Companies across the US are requiring their employees to work from home as a response to the novel coronavirus, which has infected more than 123,000 people and killed more than 4,500.
But one of America’s largest and most vulnerable groups of workers — truck drivers — doesn’t have that ability. The job requires drivers to travel nationwide and come into contact with goods shipped from overseas, which could affect not only them, but those they come into contact with.
One truck driver who moves goods for Amazon said she and her husband are loading up on hand sanitizer and washing their hands at every chance.
“We travel all over the country hauling packages for Amazon and have been concerned with what we should do if it starts rapidly spreading across the nation,” she told Business Insider. “Not only are we worried about possible virus transmission from going into the different facilities, but we’re also always in and out of truck stops across the nation for fuel, food, showers, and more.”
Another truck driver has forced himself to notice small details while at truck stops — like whether or not a Dunkin’ Donuts employee is wearing gloves when they put the lid on his soda. “If they were to have a virus on their hands, can’t that travel to the lids?” he said.
Not all truckers are fretful. “I’m not concerned about the virus,” one trucker shared. “Truck driving is kind of an isolating job. You don’t come in contact with too many people from day to day.”
Social distancing doesn’t work if you’re a trucker
A Business Insider analysis found that service workers and those in jobs that lack flexibility are among those with the greatest risk of coronavirus exposure.
Unlike those who work in retail or fast food, truck drivers aren’t in close proximity to others for most of the day. But their jobs naturally require them to travel and lean on folks nationwide. They have to depend on truck-stop workers to ensure their shower booths are clean, trust fast-food employees to have scrupulous hygiene, and assume that the driver before them who sat in their seat didn’t feel feverish.
This locks truckers out of what’s called “social distancing” — encouraging people to stay at home as much as possible so the virus doesn’t spread.
History shows the tactic works. As Quartz reported today, the Spanish flu’s per-capita death toll in St. Louis was less than half of what Philadelphia experienced. Researchers attribute that to the city’s quick moves to close schools, churches, and other gathering spaces.
The companies who are asking employees to work from home and the areas that have implemented quarantines are hoping that, by quickly moving to limit people’s interactions with each other, the spread of coronavirus will ease. South Korea’s early moves to crack down on coronavirus, through encouraging working from home and providing national testing, have been in attempts to slow the infection rate in the country of more than 51 million.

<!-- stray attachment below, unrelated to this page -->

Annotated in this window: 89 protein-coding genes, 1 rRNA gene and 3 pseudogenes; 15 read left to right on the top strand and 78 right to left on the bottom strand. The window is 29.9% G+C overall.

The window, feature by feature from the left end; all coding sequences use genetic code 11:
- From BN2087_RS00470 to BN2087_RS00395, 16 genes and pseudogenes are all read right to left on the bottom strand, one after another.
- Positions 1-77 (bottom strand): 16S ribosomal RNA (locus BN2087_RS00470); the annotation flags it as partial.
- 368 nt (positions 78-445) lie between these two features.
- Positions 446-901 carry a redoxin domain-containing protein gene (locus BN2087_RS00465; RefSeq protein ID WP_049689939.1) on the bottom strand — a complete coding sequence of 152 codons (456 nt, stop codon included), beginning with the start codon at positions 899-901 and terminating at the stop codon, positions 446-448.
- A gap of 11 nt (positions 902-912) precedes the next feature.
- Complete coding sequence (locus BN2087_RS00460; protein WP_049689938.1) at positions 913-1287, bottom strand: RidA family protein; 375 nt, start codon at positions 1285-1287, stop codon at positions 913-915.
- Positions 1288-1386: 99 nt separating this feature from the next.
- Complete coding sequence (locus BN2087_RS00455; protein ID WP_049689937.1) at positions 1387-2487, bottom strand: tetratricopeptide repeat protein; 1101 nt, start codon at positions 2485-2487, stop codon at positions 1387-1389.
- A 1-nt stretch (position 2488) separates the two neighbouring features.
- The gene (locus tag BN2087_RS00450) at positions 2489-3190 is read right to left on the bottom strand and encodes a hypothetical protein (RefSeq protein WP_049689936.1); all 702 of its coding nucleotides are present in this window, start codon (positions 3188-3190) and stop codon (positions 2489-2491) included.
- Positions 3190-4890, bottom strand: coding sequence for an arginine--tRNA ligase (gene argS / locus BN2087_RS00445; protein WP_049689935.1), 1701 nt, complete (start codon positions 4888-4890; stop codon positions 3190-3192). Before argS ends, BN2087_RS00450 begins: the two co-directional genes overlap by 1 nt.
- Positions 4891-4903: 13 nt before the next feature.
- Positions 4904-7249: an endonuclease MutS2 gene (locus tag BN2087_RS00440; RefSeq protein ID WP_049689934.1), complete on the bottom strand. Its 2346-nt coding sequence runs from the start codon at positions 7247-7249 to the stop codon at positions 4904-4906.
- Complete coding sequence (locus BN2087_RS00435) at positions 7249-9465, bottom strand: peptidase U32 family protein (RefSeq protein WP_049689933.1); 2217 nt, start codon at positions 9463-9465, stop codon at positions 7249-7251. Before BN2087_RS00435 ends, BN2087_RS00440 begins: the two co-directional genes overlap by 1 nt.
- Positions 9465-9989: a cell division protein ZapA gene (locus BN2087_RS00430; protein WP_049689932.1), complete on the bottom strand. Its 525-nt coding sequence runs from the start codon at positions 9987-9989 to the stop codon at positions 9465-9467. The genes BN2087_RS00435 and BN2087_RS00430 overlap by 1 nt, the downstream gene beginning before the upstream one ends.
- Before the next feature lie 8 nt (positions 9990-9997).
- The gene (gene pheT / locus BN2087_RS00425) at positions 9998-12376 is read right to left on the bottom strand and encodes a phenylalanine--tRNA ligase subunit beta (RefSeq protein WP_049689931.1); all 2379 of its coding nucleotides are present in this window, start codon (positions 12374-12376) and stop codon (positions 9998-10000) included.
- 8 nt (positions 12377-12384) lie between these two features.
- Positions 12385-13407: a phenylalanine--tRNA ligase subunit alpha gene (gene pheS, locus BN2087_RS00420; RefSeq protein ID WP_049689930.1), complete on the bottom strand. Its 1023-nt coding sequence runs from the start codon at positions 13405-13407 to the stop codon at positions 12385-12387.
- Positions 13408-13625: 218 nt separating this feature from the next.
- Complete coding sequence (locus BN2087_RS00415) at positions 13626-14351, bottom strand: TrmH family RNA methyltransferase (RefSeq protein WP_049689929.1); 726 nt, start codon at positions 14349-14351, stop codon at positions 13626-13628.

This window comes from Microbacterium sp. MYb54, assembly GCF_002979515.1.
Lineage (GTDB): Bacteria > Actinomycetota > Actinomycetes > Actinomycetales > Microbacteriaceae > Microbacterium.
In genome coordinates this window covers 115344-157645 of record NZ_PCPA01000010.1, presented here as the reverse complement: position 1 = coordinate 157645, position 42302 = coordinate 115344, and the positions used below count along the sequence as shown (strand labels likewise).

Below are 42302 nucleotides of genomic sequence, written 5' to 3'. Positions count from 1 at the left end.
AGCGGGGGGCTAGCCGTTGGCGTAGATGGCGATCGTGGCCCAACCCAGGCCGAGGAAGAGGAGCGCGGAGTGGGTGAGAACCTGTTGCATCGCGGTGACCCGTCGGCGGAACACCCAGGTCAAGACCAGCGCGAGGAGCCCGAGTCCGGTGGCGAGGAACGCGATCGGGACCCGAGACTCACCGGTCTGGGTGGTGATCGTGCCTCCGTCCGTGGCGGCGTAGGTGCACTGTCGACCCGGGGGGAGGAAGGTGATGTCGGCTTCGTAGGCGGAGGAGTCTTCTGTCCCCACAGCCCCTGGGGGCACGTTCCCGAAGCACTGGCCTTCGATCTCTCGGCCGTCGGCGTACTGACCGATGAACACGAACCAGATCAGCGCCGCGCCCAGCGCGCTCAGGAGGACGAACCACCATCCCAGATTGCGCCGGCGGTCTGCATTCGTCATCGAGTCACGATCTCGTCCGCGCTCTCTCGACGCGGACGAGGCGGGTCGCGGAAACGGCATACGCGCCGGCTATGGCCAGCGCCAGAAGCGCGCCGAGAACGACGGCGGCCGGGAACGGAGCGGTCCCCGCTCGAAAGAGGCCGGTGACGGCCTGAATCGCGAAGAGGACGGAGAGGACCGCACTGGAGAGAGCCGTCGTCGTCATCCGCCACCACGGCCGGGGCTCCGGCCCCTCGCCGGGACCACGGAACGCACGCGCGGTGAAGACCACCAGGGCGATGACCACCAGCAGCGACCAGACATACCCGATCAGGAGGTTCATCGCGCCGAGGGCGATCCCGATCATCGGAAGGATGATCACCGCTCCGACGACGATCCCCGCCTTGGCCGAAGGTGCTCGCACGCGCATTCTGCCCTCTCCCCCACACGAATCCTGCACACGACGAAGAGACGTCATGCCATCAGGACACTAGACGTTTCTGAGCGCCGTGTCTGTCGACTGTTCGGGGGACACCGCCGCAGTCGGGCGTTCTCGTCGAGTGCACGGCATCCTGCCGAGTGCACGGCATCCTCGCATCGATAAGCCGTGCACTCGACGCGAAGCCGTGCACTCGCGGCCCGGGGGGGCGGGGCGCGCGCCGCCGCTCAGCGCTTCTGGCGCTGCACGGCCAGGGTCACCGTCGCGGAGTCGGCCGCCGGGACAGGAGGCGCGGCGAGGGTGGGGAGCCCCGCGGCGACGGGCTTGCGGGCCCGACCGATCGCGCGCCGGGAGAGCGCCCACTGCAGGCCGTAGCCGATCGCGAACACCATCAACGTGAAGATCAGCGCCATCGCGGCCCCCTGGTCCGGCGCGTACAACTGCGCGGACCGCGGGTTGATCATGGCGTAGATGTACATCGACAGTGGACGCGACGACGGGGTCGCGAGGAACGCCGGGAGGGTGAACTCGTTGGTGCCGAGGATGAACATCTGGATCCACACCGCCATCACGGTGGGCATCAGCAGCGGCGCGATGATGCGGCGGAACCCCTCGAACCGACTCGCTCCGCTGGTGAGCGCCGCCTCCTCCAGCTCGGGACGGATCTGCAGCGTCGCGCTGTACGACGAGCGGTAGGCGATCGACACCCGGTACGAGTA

38% of truck drivers do not have health insurance
But a significant chunk of the US can’t work from home, as Deutsche Bank chief economist Torsten Slok wrote in an email to investors on March 7. He highlighted truck drivers as one of the largest chunks at risk for not only catching coronavirus, but potentially spreading it to others.
Truck drivers are twice as likely as the average working American to not have health insurance, according to a 2014 study from the Centers for Disease Control and Prevention. Paid sick leave is also not a common benefit across many trucking jobs.
The lack of universal healthcare and universal paid sick leave, a rarity among highly developed nations, complicates America’s attempts at social distancing, Slok suggested.
One study he cited from the Institute for Women’s Policy Research noted that employees who attended work while infected with the H1N1 swine flu caused the infection of an estimated seven million coworkers. While 90% of public-sector workers who had symptoms of H1N1 took sick leave during the 2009 through 2010 pandemic, only 66% of private-sector employees did the same.
For truckers, those problems intensify when looking at the workers’ preexisting conditions. More than half of truckers smoke cigarettes, according to the CDC. Epidemiologist Saskia Popescu, who practices at the Honor Health medical group in Arizona, previously told Business Insider that those with a history of smoking may be more vulnerable to coronavirus.
“Since COVID-19 is a respiratory disease and often causes pneumonia, having a history of smoking could increase the risk of more severe respiratory distress or pneumonia,” Popescu said.
Meanwhile, the American Diabetes Association has warned that people with diabetes should expect more complications with coronavirus should they contract it. Truckers are twice as likely as the general population to have diabetes, according to the CDC.
Long-haul truck drivers “face a constellation of interrelated risk factors for chronic disease,” the CDC found in its 2014 study. Still, some 83% of truckers thought their health to be “excellent, very good, or good” — and twice as many truckers didn’t go to the doctor in the past year than the overall adult working population.
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